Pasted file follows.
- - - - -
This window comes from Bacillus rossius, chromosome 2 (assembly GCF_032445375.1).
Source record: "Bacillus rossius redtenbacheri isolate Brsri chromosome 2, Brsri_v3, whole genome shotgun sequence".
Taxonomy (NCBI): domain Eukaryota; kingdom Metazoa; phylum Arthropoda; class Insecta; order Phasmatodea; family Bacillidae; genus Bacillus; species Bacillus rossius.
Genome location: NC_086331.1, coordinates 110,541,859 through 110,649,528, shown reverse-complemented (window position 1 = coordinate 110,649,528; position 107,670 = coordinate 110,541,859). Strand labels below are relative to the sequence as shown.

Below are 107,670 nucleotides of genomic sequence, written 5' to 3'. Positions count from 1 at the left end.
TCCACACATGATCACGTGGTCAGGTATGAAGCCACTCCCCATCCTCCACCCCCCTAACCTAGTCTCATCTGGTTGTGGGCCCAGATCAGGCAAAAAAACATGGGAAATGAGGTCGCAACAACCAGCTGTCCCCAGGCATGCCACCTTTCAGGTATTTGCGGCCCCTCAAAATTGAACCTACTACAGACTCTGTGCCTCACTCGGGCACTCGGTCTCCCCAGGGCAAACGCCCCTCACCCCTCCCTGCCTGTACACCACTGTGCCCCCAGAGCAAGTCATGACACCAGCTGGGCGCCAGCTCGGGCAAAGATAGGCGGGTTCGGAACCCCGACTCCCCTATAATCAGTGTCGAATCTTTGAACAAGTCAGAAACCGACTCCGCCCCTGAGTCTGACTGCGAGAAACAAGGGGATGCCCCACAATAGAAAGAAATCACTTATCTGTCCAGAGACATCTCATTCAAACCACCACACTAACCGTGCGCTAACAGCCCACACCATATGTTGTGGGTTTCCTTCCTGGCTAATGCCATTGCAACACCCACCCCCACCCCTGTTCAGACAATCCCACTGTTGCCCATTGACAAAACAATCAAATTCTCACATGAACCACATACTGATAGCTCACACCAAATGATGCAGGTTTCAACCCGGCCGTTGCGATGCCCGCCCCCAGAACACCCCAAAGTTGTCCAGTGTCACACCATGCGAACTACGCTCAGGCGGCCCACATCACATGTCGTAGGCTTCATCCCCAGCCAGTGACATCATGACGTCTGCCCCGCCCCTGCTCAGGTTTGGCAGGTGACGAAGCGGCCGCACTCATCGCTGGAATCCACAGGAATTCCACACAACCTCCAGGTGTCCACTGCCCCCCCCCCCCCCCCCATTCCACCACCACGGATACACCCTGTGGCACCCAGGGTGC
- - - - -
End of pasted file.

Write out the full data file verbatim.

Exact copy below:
This window comes from Bacillus rossius, chromosome 2 (assembly GCF_032445375.1).
Source record: "Bacillus rossius redtenbacheri isolate Brsri chromosome 2, Brsri_v3, whole genome shotgun sequence".
Taxonomy (NCBI): domain Eukaryota; kingdom Metazoa; phylum Arthropoda; class Insecta; order Phasmatodea; family Bacillidae; genus Bacillus; species Bacillus rossius.
Genome location: NC_086331.1, coordinates 110,541,859 through 110,649,528, shown reverse-complemented (window position 1 = coordinate 110,649,528; position 107,670 = coordinate 110,541,859). Strand labels below are relative to the sequence as shown.

Below are 107,670 nucleotides of genomic sequence, written 5' to 3'. Positions count from 1 at the left end.
TCCACACATGATCACGTGGTCAGGTATGAAGCCACTCCCCATCCTCCACCCCCCTAACCTAGTCTCATCTGGTTGTGGGCCCAGATCAGGCAAAAAAACATGGGAAATGAGGTCGCAACAACCAGCTGTCCCCAGGCATGCCACCTTTCAGGTATTTGCGGCCCCTCAAAATTGAACCTACTACAGACTCTGTGCCTCACTCGGGCACTCGGTCTCCCCAGGGCAAACGCCCCTCACCCCTCCCTGCCTGTACACCACTGTGCCCCCAGAGCAAGTCATGACACCAGCTGGGCGCCAGCTCGGGCAAAGATAGGCGGGTTCGGAACCCCGACTCCCCTATAATCAGTGTCGAATCTTTGAACAAGTCAGAAACCGACTCCGCCCCTGAGTCTGACTGCGAGAAACAAGGGGATGCCCCACAATAGAAAGAAATCACTTATCTGTCCAGAGACATCTCATTCAAACCACCACACTAACCGTGCGCTAACAGCCCACACCATATGTTGTGGGTTTCCTTCCTGGCTAATGCCATTGCAACACCCACCCCCACCCCTGTTCAGACAATCCCACTGTTGCCCATTGACAAAACAATCAAATTCTCACATGAACCACATACTGATAGCTCACACCAAATGATGCAGGTTTCAACCCGGCCGTTGCGATGCCCGCCCCCAGAACACCCCAAAGTTGTCCAGTGTCACACCATGCGAACTACGCTCAGGCGGCCCACATCACATGTCGTAGGCTTCATCCCCAGCCAGTGACATCATGACGTCTGCCCCGCCCCTGCTCAGGTTTGGCAGGTGACGAAGCGGCCGCACTCATCGCTGGAATCCACAGGAATTCCACACAACCTCCAGGTGTCCACTGCCCCCCCCCCCCCCCCCATTCCACCACCACGGATACACCCTGTGGCACCCAGGGTGC